By Tze Yang
I enjoy taking walks. It’s a habit I have cultivated since young. I often take walks with my parents. Usually after a meal we will walk, while also on the hunt for a decent cup of kopi. Gradually, standing at a spot for a minute or two to snap a few shots or film a scene with my handphone has become a habit of mine, which has gradually grown to become a huge part of my artistic practice – the casual record of daily life; the possibility of meaning in the obviously banal. In the conversational transcript in the exhibition booklet I talked about a painting Neon (2015) which is an example of how walks affect my practice greatly.
Walks were also a big part of this collaboration with PG. Or rather our friendship. Aimlessly walking around a place we just had dinner at, walking through the alleys behind shops or run down old shopping malls, doing that “poetry in everyday life” thing. And we do see curious things on these walks, that eventually lead to interesting conversations. For instance, one evening, after a Hainanese Curry Rice dinner at Jalan Besar we were walking around the area and we stumbled upon a getai show in a kopitiam (the one with the very famous charcoal-cooked laksa). Intrigued, we sat and watched for a bit. After we left we conversed getai and the distance we felt from getai and other related culture – things quite distant from the younger generation, or at least the jiak kantang (English-educated) generation. We discussed on how the art scene around us is extremely Westernised, and how there will always be a gap between us Singaporeans with all-too-Asian backgrounds and the Western “ideals” the art scene pursues. Such are topics that come from simple sights during walks… that lead to thoughts that float around your brain for quite awhile, or maybe even become part of an artwork.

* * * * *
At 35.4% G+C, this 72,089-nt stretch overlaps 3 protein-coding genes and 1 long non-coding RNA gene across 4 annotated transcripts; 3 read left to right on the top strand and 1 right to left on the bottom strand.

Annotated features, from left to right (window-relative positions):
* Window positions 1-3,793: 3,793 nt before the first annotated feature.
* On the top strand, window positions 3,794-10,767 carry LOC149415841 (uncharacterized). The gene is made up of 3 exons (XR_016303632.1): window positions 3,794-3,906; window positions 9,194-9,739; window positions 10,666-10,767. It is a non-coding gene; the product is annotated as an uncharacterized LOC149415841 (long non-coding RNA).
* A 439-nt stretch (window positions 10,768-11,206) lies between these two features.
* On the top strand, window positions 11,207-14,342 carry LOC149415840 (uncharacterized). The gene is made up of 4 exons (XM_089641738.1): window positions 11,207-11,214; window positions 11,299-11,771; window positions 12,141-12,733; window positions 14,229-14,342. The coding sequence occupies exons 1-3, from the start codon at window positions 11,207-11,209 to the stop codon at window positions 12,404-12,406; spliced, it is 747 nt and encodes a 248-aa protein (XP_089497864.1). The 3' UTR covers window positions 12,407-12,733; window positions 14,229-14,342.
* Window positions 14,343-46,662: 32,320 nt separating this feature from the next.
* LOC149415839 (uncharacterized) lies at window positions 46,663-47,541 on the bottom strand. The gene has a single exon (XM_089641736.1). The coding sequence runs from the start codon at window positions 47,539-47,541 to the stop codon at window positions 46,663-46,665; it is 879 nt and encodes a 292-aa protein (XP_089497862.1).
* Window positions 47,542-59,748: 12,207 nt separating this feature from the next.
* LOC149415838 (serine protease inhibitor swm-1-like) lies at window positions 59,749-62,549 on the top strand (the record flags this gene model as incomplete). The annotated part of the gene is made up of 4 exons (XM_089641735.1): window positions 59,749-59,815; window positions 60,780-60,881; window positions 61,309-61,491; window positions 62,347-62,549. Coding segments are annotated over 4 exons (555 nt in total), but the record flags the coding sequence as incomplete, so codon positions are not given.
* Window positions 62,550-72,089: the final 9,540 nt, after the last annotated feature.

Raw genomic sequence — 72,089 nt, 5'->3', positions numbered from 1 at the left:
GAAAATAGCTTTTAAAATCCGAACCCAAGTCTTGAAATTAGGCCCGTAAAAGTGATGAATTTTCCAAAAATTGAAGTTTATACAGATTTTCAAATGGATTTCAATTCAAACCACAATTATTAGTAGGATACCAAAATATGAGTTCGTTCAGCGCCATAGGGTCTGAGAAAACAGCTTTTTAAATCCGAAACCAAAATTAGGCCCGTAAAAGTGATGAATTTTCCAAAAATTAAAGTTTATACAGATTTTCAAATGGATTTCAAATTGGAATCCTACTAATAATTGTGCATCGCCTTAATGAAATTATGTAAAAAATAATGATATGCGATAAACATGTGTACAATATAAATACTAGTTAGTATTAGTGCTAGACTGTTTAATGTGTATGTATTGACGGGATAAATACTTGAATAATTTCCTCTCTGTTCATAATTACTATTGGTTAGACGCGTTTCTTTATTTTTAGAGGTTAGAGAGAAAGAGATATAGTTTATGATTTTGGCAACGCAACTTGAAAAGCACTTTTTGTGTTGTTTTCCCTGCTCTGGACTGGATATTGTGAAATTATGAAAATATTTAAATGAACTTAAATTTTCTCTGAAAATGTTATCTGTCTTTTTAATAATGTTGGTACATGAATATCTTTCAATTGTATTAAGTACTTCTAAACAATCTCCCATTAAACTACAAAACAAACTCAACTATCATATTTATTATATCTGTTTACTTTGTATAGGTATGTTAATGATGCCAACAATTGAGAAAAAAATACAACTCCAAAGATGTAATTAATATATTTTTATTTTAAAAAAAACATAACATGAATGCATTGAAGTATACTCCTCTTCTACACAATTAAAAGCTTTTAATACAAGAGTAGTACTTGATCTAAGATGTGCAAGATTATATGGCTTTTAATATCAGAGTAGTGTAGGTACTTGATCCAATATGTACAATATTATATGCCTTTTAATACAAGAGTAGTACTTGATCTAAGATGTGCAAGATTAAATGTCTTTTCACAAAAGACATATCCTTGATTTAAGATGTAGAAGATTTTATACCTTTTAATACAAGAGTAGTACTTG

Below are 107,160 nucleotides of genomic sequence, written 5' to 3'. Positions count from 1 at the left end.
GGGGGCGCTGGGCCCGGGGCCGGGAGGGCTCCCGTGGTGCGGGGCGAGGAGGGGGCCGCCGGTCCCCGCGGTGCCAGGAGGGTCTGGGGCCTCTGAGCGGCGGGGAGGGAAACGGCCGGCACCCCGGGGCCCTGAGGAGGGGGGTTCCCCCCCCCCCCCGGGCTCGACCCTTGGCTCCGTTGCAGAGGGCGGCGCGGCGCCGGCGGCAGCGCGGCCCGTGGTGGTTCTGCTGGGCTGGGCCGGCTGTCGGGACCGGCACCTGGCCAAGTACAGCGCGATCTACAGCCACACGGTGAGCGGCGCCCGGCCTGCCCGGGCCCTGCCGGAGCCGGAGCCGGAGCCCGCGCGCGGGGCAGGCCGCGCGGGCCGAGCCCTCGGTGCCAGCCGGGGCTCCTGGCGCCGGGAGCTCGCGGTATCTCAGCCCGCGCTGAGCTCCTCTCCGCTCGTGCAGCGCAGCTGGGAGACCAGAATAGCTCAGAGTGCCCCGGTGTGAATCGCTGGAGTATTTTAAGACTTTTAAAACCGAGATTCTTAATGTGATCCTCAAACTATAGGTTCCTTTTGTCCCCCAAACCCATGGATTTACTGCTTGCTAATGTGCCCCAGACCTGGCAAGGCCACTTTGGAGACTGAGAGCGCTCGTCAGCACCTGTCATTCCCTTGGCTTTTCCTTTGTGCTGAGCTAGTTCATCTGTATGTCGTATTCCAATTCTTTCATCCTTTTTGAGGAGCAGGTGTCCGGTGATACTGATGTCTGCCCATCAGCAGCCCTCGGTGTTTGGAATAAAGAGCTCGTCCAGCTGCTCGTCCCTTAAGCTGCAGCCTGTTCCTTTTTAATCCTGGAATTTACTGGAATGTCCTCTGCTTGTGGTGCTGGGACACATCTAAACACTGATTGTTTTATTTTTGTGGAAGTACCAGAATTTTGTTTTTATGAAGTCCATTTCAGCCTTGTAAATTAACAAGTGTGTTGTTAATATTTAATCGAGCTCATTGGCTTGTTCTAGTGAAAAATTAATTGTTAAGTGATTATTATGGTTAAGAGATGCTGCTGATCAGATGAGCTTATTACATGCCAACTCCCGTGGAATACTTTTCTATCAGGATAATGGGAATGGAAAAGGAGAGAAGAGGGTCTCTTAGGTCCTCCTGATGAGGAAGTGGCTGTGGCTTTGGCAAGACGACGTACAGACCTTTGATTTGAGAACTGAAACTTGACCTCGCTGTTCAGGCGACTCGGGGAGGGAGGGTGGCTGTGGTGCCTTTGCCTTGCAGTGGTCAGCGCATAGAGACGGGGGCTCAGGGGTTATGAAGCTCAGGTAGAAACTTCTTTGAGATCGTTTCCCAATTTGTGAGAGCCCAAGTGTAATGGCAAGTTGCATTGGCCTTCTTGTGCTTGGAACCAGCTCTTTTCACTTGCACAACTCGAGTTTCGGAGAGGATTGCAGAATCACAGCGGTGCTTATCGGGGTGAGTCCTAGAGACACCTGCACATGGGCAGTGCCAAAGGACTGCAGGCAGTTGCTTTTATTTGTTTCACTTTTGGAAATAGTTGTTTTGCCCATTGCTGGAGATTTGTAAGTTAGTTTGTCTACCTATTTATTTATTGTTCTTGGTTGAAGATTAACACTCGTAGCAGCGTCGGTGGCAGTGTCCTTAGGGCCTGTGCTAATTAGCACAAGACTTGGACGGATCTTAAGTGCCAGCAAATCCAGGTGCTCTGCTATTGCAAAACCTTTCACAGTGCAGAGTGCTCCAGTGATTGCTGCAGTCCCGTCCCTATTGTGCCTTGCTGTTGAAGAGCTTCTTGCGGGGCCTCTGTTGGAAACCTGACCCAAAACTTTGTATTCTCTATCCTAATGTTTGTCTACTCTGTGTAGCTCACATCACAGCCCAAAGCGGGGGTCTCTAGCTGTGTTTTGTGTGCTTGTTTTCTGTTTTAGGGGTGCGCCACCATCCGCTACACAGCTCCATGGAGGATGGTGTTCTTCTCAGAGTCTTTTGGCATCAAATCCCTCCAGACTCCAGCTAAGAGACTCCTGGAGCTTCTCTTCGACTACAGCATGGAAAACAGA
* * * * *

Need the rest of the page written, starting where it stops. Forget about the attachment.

So I guess walks, whether they are with my family or friends like PG, are time slowed down, like a painting – a small fraction of time distilled over the time you take to make a painting. An interesting sight, a beautiful sight, a face, leaves lit by neon lights, that lead to conversations that lead to even more interesting thoughts for the long term.
Come to think of it, it’s pretty amazing walks are still a part of my life. Everything moves so fast now. The changes, the developments, the endless construction sites, the speed of your 4G data. Walks counter that. Walks ask you to take life one step at a time literally, to look at all that is around you, even if it’s just a plastic bag in a drain or an air-con repair advertisement on a lamppost. And I guess they are also good for your health haha.